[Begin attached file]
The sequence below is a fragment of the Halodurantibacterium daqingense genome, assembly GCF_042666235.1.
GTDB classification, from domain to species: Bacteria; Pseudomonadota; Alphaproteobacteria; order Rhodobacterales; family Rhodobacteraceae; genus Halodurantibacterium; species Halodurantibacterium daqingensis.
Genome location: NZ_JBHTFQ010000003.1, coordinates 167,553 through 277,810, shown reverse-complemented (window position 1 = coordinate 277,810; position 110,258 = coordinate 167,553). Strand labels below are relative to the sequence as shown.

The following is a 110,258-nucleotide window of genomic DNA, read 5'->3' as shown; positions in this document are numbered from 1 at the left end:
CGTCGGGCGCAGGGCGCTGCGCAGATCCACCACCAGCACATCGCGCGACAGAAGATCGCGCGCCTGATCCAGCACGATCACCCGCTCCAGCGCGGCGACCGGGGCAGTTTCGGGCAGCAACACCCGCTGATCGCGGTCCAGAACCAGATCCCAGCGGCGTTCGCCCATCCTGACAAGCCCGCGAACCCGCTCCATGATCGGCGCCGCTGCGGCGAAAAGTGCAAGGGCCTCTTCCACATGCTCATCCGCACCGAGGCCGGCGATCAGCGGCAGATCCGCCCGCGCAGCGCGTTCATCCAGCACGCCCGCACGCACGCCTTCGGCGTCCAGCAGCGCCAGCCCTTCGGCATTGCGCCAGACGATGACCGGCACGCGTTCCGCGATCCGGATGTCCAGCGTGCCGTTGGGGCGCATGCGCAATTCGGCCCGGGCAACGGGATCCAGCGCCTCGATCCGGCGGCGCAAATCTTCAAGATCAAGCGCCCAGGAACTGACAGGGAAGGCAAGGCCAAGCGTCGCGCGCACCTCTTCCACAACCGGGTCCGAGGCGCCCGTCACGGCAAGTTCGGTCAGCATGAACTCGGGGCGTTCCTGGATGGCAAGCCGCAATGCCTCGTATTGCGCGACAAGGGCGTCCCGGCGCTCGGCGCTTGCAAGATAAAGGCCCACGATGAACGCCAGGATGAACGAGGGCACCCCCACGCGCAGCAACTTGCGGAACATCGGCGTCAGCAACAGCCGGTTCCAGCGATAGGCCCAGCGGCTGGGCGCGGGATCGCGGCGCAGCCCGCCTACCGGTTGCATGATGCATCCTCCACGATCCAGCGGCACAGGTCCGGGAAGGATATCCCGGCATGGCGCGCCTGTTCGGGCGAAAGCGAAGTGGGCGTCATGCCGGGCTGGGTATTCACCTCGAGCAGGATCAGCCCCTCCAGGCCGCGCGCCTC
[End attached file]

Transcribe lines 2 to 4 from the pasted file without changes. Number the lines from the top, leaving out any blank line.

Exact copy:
GTDB classification, from domain to species: Bacteria; Pseudomonadota; Alphaproteobacteria; order Rhodobacterales; family Rhodobacteraceae; genus Halodurantibacterium; species Halodurantibacterium daqingensis.
Genome location: NZ_JBHTFQ010000003.1, coordinates 167,553 through 277,810, shown reverse-complemented (window position 1 = coordinate 277,810; position 110,258 = coordinate 167,553). Strand labels below are relative to the sequence as shown.

The following is a 110,258-nucleotide window of genomic DNA, read 5'->3' as shown; positions in this document are numbered from 1 at the left end: